The latest report from Dodge Data & Analytics shows that construction starts in the metropolitan statistical area of Chicago-Naperville-Joliet are up from last year. New residential construction starts in the area totaled $547,996,000.
- New residential construction starts increased 4 percent to $547.996 million.
- New nonresidential construction starts decreased 16 percent to $271.616 million.
- Total new construction starts decreased to $819.612 million.
The latest report from Dodge Data & Analytics shows that construction starts in the metropolitan statistical area of Chicago-Naperville-Joliet are up from last year, with residential construction starts in the area totaling $547.996 million.
This number represents a 4 percent increase since March of 2015 ($526.442 million). For nonresidential construction, the numbers dropped considerably since 2015: Last year, the area had $325.264 million, but dropped to $271.616 million this year — a 16 percent decrease.
“In 2015, nationwide single-family housing construction was up 10 percent,” said Dr. Robert Dietz, chief economist and senior vice president for economics and housing policy for the National Association of Home Builders. “We’re forecasting a little faster growth in 2016. Maybe 14 percent.”
[graphiq id=”60iclWFYgSx” title=”Mortgage Costs in Chicago, IL” width=”600″ height=”514″ url=”https://w.graphiq.com/w/60iclWFYgSx” link=”http://places.findthehome.com/l/32868/Chicago-IL” link_text=”Mortgage Costs in Chicago, IL | FindTheHome” ]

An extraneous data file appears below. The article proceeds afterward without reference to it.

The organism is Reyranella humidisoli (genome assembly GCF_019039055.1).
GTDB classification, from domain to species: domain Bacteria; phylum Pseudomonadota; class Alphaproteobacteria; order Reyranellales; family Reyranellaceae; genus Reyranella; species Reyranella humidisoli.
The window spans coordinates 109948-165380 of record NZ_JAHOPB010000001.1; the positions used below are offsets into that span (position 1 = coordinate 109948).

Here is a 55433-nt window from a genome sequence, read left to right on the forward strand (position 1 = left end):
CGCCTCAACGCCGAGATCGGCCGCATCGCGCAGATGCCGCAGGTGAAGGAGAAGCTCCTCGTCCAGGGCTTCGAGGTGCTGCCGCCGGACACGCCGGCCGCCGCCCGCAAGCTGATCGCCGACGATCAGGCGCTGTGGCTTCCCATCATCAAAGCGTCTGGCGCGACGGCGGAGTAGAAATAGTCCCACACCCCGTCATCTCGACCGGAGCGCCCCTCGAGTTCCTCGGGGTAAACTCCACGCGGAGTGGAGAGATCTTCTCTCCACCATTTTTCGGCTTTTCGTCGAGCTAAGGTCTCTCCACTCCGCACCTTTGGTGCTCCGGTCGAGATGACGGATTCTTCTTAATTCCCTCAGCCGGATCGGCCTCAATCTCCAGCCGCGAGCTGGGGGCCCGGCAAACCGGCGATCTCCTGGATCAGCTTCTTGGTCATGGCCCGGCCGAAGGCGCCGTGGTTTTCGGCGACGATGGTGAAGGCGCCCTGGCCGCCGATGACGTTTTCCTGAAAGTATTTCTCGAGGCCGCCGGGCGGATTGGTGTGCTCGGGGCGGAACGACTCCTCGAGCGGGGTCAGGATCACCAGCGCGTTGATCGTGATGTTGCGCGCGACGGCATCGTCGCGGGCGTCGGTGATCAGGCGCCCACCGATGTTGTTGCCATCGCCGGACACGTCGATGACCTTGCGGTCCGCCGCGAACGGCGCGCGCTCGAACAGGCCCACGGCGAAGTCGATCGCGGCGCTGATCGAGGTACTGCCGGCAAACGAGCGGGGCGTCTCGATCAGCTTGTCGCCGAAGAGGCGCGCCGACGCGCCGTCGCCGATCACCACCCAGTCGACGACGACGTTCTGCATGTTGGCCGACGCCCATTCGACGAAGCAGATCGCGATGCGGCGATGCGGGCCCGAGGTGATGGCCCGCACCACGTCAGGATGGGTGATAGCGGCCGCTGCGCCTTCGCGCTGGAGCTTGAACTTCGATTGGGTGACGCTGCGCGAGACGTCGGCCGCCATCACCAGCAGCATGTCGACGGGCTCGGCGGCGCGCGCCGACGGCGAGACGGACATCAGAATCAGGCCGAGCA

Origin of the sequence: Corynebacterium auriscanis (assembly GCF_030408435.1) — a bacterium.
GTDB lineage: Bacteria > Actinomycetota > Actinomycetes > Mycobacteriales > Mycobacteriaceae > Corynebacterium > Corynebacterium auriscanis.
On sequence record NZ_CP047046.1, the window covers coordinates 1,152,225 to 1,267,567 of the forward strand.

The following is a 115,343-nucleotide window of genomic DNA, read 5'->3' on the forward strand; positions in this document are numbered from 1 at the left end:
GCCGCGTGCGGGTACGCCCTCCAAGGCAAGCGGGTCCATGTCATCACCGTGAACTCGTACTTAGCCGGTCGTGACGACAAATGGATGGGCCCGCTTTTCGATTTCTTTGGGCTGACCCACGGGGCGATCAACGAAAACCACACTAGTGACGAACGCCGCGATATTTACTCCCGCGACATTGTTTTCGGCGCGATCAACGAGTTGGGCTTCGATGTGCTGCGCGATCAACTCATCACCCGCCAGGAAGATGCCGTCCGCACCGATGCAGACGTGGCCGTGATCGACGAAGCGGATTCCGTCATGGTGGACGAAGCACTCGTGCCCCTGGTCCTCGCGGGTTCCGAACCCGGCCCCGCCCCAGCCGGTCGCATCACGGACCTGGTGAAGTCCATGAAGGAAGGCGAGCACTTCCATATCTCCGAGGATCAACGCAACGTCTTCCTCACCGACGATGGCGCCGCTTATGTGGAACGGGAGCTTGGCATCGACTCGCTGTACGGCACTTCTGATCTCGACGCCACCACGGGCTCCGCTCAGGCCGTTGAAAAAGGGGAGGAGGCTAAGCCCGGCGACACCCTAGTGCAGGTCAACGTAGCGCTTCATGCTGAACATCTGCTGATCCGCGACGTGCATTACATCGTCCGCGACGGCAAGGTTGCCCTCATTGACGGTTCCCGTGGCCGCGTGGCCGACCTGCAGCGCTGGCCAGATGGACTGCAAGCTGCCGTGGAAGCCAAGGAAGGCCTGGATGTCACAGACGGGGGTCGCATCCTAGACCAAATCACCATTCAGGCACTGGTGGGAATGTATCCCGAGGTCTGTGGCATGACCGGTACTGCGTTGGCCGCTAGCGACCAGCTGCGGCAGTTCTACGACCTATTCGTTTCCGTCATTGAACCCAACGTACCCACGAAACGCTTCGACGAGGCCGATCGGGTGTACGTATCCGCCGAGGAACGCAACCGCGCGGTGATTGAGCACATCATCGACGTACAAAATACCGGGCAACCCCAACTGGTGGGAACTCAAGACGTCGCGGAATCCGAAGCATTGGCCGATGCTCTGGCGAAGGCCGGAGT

Dietz referenced NAHB’s Leading Market Index (LMI) when talking specifically about Chicago and other midwest markets. He said that given Chicagoland’s low ranking on the list — which is to say it’s below the normal levels of economic growth — it makes sense that growth within the residential sector is happening.
He also pointed out that, historically, roughly 30 percent of newly constructed residences are sold to first-time buyers. That statistic has dropped to below 20 percent.
“Population growth is a challenge for local markets, and a market like Chicago, [there is] land-use controls, minimum lot size, zoning rules … these get embedded into the cost of developing lots,” he said. “Lot supplies are low in a lot of markets. You can’t build a home unless you’ve got land that’s been developed and is ready to enter that pipeline. I think that is an issue in Chicago.”
The statistical area under examination includes the following counties from Indiana, Wisconsin and Illinois: Cook, De Kalb, Du Page, Grundy, Jasper, Kane, Kendall, Kenosha, Lake, McHenry, Newton, Porter.
Overall, new residential construction starts in America increased 3 percent.